6 morning rituals of people who are happy and successful

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How you spend your mornings has a big impact on your mental and physical well-being.

Making time for activities that bring joy and enrich your life sets the tone for a productive day.

On the other hand, if you repeatedly hit snooze and go through the motions in zombie mode, you end up feeling groggy for hours.

Which option seems preferable?

Here are 6 morning rituals of people who are happy and successful.

It’s never too late to incorporate a few into your routine.

1) They have something to look forward to

I hate getting out of bed in the morning.

As a night owl, I don’t function well in the first hours of the day.

Until recently, I used to drag myself from under the covers, pour approximately one gallon of coffee down my throat, cross my fingers, and hope that my foul mood would eventually wash away.

It rarely did.   

What I found even more frustrating was that I knew better.

I’m passionate about self-development, and I love reading books or articles on how to improve your life.

But while I’ve had the same pleasant morning routine for years, I never cracked the code on how to actually want to jump out of bed and get on with things.

It all changed when I decided to schedule one activity every day that excites me.

I think about it the night before and find a way to pencil it in.

Sometimes, I write it on a Post-it note and stick it to the lamp on my nightstand, so it’s the first thing I see when I wake up.

Turns out, it makes a world of difference.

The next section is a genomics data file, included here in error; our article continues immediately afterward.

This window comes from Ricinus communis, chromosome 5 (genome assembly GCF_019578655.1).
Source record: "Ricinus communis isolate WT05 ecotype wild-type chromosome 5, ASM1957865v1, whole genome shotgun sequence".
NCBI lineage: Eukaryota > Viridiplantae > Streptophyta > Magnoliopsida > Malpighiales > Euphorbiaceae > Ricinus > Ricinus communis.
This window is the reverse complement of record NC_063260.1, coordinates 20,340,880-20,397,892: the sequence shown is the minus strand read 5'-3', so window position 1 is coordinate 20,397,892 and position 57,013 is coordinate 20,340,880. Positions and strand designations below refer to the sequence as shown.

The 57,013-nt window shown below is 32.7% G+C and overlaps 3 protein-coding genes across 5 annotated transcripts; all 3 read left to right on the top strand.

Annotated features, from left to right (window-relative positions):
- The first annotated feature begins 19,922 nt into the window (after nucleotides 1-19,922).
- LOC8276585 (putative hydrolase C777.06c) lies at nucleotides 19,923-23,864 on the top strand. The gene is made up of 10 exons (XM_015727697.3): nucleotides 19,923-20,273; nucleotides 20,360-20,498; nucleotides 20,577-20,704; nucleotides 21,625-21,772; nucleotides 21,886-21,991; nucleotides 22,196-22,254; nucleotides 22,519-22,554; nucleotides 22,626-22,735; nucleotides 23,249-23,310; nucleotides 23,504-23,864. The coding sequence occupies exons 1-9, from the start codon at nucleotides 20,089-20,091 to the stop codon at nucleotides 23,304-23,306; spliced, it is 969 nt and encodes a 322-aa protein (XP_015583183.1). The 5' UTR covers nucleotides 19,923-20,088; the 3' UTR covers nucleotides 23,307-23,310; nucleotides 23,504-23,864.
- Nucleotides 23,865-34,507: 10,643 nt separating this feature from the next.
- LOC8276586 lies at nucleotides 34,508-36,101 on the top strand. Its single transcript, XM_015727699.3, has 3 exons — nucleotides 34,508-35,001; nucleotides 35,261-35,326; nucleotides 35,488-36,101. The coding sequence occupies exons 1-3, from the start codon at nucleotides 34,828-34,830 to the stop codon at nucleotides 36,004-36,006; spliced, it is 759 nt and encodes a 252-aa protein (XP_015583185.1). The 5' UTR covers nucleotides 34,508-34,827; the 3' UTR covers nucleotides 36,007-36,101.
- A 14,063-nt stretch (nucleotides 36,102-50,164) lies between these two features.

It doesn’t have to be anything monumental. 

Drinks with a friend. Trying a new face mask. Ordering dinner from my favorite restaurant. Listening to a vinyl record while tuning out the world.   

Knowing that I’ll be doing something that day that puts a smile on my face makes it easier to leave the comfy pillow behind.

Give it a go. It’s a small habit that helps you start your day more energized.

2) They don’t check their phone

Checking your phone immediately upon waking exposes you to anxiety-inducing information.

Work emails. News alerts. Social media updates.

Your brain isn’t properly awake yet, and you’re bombarding it with information, triggering a stress response.

No wonder your cortisol levels are through the roof.

Happy and successful people don’t do that. Instead, they give themselves time to wake up and start the day on their terms.  

When you’re deep in emails 5 minutes after opening your eyes, you allow other people to influence your mood and schedule.

If you still use your phone alarm, you’ll be tempted to check those notifications. Don’t make it harder for yourself to stay away from the magical brick.

Get an alarm clock. It will change your life for the better.

3) They move their bodies

Moving your body in the morning increases blood flow and stimulates the release of endorphins, which are natural mood elevators.

In other words, it makes you happier.

I’m not a fan of physical activity, but I found that even low-intensity movement has a remarkable effect on my energy, taking me from sluggish to perky in record time.

Schedule a workout class, hit the gym, or go for a walk in the first hour after waking up.

You can multitask and use this time to catch up on a podcast, listen to feel-good music, or immerse yourself in an audiobook.

If you don’t feel like leaving the house, stretch for a few minutes or do a YouTube workout.

You’ll notice the benefits in no time.

4) They make the bed

Making your bed seems like one of those mundane and repetitive chores that doesn’t add much to your life.